"There were more people to go to Oxford from Serbia last year than from Sunderland."
We were meeting with representatives from Oxford’s outreach programme, OxNet. It was the third year of my time as director of sixth form at Southmoor Academy in Sunderland – and it was this comment that brought home the scale of the problem.
It wasn’t news to me that there was a contrast between Tyne and Wear and the Thames Valley. I’d found that out for myself. Seventeen years ago, after graduating from Oxford with a degree in English Literature, I’d plunged into teaching, first in Oxfordshire and then in London. But after 12 years – and with a young family – I took a leap of faith. I swapped a high-performing comprehensive in Muswell Hill for the challenge of starting up a new sixth-form college in Sunderland – a city I’d visited precisely once. On interview.
“It looks fine,” I said to my wife. “Nicer than I thought.” This was true – although it carries deep scars from the post-industrial decline of the last 40 years. Sunderland has grown on me. But that doesn’t mean it hasn’t given me a healthy respect for the difference between North London and the North East.
At a time where Sir Michael Wilshaw can link the Brexit vote with a “divided nation” riven by geographical educational inequalities, it seems not a bad idea to pick apart what that divide looks like on the ground – and what impact that might have on how children are taught, what they see and what might be behind that Oxford statistic.
First, a disclaimer. I worked in two London schools, in Camden and Haringey, so I can’t claim to speak for them all. Nor do I know all there is to know about Sunderland. But I do find myself thinking – heretically – that maybe, in some ways, I might know more than Sir Michael…
When I turned up, on my first teaching day, I had certain expectations of the North. I expected grimness. I expected a level of behavioural challenge I hadn’t experienced in a while. I expected kestrels.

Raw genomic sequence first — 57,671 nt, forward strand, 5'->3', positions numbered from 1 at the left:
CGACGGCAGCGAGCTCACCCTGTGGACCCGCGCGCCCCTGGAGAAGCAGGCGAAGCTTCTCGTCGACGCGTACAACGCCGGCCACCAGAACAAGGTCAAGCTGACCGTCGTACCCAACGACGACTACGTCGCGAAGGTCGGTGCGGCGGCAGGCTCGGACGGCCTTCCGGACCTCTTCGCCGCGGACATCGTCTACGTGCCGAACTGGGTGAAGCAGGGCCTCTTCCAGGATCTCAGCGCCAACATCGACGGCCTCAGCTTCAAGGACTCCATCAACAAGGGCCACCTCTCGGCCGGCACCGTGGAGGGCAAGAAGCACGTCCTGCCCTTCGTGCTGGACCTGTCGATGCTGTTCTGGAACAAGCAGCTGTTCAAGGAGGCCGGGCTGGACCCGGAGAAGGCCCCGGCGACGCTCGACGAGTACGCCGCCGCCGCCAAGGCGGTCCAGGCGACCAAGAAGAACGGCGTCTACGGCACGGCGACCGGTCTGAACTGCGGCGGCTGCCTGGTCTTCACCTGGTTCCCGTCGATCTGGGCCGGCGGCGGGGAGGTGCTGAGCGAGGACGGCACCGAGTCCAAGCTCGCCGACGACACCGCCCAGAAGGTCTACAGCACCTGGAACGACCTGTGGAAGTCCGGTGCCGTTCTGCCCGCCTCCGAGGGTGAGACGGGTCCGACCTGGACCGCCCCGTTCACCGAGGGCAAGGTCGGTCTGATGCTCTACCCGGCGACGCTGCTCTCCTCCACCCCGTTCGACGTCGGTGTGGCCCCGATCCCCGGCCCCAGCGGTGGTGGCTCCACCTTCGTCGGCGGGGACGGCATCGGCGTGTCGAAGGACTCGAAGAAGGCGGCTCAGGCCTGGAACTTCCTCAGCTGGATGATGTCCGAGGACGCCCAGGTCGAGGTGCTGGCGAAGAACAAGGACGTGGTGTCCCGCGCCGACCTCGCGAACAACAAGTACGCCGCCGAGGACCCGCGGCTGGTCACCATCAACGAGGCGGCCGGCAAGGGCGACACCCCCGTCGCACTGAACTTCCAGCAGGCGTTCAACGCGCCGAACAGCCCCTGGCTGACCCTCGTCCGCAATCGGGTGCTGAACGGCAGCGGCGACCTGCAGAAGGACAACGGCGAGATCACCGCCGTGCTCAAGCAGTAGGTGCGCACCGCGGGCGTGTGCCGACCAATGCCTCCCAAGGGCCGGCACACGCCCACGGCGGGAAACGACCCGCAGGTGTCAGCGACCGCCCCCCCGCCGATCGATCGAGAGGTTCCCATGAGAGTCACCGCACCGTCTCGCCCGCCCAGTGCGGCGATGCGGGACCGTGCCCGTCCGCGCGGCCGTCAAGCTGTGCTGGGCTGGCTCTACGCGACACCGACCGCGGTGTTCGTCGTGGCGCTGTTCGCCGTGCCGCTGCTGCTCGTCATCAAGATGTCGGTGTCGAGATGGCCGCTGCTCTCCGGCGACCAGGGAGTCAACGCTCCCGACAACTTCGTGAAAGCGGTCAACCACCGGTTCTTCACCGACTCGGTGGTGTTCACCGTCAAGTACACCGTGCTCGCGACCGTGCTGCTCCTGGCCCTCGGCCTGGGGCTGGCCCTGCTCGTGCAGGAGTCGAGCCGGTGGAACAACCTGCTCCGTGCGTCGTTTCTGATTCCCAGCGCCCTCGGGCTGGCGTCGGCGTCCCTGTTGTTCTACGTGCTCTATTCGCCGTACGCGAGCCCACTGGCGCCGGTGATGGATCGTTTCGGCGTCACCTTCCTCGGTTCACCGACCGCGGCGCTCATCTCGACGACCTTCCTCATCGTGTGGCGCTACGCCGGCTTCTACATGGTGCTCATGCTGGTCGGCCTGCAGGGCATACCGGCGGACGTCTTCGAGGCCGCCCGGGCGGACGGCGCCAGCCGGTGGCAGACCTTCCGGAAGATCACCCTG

What I actually got was an environment that felt far calmer and more ordered than the one I’d left.
In Muswell Hill, my school had been non-uniform. It had served focaccia. Pupils had a habit of slouching towards lessons with an amused nonchalance – and in some cases, a sneer of cold command. Southmoor was much more of a return to the stereotypical “school” of blazers, bells and deference. I stepped into the place in my best metropolitan interview gear – a nice Paul Smith linen number – only to be told first to borrow a tie and then to “go to Marks and Spencer and get yourself a proper suit”.
But that didn’t mean a world of harsh discipline and rigid rules. It was more like an old-fashioned family, where teachers were a parent figure rather than a sibling or a friend. Even now, if I want to describe the key quality of our sixth form, I cite the fact that 90 per cent of students voluntarily pay to come to a Christmas party with their teachers. Try making 17-year-olds in London share a social event, let alone do the Macarena in unison at the end of the night.
And as for life-affirming birds, it did have some terrifying seagulls that lingered over the yard, ever ready to swoop on a leftover sandwich, but any plucky Northern kid trying to befriend one of them was asking for a tetanus jab.
Interestingly, as I got to know the school, one of the key differences in the feel of the place was quite simply space. I had never worked in a school with a surfeit of classrooms. In my first school, we’d had three rooms shared between eight English teachers. I’d never had my own room before.